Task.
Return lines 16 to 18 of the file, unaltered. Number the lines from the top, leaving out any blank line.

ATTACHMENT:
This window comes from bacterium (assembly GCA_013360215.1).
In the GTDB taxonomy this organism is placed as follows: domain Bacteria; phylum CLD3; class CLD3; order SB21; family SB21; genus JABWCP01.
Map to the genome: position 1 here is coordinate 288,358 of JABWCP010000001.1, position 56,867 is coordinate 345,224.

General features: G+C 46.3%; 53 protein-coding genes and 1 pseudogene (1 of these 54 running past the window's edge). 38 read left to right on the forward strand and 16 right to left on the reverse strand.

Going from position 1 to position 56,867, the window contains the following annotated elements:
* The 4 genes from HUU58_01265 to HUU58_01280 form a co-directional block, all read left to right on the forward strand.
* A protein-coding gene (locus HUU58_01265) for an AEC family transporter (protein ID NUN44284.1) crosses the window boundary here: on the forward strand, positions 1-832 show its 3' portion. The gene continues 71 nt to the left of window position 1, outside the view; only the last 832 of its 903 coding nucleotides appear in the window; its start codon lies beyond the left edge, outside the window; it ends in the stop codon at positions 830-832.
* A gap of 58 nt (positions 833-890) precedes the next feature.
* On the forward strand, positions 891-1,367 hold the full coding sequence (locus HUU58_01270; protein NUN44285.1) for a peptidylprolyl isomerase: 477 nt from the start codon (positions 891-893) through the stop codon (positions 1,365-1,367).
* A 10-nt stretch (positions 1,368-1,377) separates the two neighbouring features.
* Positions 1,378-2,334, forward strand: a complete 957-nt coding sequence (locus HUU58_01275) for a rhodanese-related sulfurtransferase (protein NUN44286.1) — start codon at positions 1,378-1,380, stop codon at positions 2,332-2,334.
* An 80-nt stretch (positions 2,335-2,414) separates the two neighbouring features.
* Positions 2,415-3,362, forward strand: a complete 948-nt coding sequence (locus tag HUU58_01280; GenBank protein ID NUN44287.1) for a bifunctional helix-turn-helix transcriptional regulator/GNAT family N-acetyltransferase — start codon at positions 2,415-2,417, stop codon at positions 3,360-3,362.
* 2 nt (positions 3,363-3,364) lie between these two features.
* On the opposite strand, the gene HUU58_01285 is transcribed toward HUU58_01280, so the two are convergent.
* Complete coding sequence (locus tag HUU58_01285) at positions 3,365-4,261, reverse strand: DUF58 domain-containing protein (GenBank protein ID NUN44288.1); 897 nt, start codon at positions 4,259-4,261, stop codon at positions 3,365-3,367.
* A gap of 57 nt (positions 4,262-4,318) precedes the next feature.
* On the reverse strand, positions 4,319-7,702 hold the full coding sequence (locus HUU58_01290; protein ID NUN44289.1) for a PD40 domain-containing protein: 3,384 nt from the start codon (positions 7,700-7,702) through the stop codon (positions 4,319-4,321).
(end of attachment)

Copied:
* Complete coding sequence (locus tag HUU58_01285) at positions 3,365-4,261, reverse strand: DUF58 domain-containing protein (GenBank protein ID NUN44288.1); 897 nt, start codon at positions 4,259-4,261, stop codon at positions 3,365-3,367.
* A gap of 57 nt (positions 4,262-4,318) precedes the next feature.
* On the reverse strand, positions 4,319-7,702 hold the full coding sequence (locus HUU58_01290; protein ID NUN44289.1) for a PD40 domain-containing protein: 3,384 nt from the start codon (positions 7,700-7,702) through the stop codon (positions 4,319-4,321).